(Mar. 5, 2009) The World Trade Organization recently published a collection of papers based on a conference, “Multilateralizing Regionalism,” held from September 10-12, 2007. The papers were later revised in consultation with trade scholars and analysts and members of various WTO national delegations. According to the WTO, nearly all of its members are party to at least one regional trade agreement (RTA).
The papers in the publication MULTILATERALIZING REGIONALISM: CHALLENGES FOR THE GLOBAL TRADING SYSTEM not only offer “detailed, new empirical work on the nature of the 'Spaghetti Bowl' of RTAs and the problems it poses for the multilateral trade system” but also contribute to the debate on “how to 'tame the tangle' of regional trade agreements.” (MULTILATERALIZING REGIONALISM: CHALLENGES FOR THE GLOBAL TRADING SYSTEM (Richard Baldwin & Patrick Low eds., WTO & Cambridge University Press, Feb. 2009), WTO website, http://onlinebookshop.wto.org/shop/article_details.asp?Id_Article=750&lang
=EN [description of publication] (last visited Feb. 25, 2009).) The 552-page work also looks at means of globalizing the benefits of regional trade liberalization.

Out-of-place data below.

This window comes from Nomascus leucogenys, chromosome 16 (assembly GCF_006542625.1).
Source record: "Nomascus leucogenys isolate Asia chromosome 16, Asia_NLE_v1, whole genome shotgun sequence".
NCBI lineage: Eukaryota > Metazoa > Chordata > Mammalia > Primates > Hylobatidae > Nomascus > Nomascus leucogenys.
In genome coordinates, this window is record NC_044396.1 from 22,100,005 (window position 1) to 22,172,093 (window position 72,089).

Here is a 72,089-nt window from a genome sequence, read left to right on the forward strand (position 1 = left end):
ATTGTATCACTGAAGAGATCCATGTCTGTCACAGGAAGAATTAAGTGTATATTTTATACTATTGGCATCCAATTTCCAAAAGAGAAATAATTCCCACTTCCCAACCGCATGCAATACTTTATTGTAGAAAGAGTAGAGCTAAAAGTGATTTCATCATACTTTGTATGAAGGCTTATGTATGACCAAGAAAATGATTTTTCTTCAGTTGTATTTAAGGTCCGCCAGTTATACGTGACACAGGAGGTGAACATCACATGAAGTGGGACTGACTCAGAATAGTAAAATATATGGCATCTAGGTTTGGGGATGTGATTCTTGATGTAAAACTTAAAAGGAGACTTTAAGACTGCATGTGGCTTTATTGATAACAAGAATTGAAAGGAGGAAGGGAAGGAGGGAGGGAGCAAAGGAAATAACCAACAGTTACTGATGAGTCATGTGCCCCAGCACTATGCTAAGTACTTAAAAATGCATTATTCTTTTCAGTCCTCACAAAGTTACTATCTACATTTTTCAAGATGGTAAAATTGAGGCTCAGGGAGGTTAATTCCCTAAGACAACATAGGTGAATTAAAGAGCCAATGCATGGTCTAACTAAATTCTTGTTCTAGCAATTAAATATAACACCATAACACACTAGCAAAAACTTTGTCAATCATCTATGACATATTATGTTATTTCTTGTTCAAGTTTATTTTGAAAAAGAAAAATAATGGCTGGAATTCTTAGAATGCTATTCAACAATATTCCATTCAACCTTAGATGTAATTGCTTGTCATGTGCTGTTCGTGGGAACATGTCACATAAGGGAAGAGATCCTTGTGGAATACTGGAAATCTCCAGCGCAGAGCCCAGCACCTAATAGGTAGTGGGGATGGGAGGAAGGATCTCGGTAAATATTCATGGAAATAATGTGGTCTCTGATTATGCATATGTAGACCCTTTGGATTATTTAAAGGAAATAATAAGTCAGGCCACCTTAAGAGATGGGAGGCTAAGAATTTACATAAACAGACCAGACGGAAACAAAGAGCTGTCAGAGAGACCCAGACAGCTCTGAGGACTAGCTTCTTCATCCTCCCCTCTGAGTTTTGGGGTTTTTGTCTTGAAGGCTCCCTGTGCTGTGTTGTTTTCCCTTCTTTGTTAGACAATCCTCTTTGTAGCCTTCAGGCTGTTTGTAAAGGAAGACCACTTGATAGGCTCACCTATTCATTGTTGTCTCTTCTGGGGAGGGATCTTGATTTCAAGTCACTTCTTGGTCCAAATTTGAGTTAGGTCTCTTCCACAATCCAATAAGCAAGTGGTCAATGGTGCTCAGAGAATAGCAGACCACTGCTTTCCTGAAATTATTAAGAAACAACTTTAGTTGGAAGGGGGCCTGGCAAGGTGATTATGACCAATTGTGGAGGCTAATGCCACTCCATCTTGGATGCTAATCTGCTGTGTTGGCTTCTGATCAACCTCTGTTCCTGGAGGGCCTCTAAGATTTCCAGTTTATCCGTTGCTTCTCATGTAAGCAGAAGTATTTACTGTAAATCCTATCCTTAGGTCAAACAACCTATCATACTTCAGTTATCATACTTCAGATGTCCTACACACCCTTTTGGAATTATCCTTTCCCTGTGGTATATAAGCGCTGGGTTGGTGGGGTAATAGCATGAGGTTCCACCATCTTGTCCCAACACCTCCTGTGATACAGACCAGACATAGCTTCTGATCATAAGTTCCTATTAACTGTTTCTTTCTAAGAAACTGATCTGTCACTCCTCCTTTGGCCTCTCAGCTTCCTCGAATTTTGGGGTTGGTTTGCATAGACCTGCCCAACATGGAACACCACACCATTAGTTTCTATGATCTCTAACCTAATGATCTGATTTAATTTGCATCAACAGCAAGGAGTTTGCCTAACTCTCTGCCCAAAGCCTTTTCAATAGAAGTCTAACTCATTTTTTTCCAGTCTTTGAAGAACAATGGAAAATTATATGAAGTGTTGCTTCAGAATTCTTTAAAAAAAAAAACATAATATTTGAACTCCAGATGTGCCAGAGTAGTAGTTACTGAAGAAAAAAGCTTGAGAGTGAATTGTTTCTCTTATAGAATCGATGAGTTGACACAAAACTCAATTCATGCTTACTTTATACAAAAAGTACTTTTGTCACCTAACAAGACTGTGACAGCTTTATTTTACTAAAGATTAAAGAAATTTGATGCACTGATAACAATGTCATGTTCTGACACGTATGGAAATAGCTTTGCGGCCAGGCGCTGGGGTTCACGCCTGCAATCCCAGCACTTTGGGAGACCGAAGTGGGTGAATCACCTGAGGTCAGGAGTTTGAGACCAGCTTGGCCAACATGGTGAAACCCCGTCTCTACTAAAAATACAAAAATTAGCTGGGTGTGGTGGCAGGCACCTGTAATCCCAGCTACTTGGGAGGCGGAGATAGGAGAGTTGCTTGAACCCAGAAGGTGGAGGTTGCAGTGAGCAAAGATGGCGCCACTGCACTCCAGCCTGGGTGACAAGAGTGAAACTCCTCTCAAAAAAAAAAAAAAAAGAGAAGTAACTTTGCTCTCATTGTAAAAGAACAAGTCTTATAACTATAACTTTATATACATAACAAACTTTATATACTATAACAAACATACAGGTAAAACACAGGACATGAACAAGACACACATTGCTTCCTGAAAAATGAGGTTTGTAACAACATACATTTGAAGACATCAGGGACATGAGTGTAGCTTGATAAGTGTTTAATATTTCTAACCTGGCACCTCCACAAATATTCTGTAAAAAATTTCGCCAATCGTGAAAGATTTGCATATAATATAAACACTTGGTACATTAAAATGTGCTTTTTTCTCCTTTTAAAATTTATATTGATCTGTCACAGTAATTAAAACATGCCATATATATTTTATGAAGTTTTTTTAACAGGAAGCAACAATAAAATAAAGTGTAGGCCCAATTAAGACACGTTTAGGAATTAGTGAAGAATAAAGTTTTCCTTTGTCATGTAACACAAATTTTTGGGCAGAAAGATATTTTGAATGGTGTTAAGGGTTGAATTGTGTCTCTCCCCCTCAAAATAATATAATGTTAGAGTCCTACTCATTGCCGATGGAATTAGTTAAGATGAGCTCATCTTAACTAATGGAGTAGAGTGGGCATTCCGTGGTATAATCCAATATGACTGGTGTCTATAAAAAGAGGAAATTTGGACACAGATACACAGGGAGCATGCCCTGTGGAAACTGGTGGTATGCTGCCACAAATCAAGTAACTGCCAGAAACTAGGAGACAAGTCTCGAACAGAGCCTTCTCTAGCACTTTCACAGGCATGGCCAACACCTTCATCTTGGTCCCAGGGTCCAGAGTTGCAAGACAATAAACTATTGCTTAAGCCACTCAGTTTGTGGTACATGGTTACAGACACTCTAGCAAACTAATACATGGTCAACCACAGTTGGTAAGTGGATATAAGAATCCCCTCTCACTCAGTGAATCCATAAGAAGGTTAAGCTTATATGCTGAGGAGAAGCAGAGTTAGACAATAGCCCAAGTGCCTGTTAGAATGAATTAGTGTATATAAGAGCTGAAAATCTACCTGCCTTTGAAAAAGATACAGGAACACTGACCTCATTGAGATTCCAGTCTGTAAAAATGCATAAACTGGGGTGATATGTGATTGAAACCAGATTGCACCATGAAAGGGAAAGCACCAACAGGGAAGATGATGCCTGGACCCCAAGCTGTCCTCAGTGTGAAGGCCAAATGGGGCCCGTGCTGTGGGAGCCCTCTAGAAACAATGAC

The compilation is divided into four main parts:
- Background to Regionalism;
- Multilateralisation – Prospects and Past Experience (with chapters covering non-tariff RTAs, the EU's relaxation of rules of origin, and information technology agreement);
- Multilateralisation – Sectors and Themes (with chapters on services provisions in RTAs, harmonization of preferential rules of origin regimes around the world, and legal means to 'multilateralising regionalism”); and
- Multilateralisation – Regional Perspectives (with chapters on Africa, the Americas, Asia, Asia-Pacific RTAS and the WTO system, a developing country perspective on multilateralizing preferential trade agreements, and the role of the WTO in helping developing countries negotiate RTAs).
(Download of PDF Table of Contents, Foreword, and Introduction, WTO website, http://www.wto.org/english/res_e/publications_e/multila_region_e.htm (last visited Feb. 25, 2009).)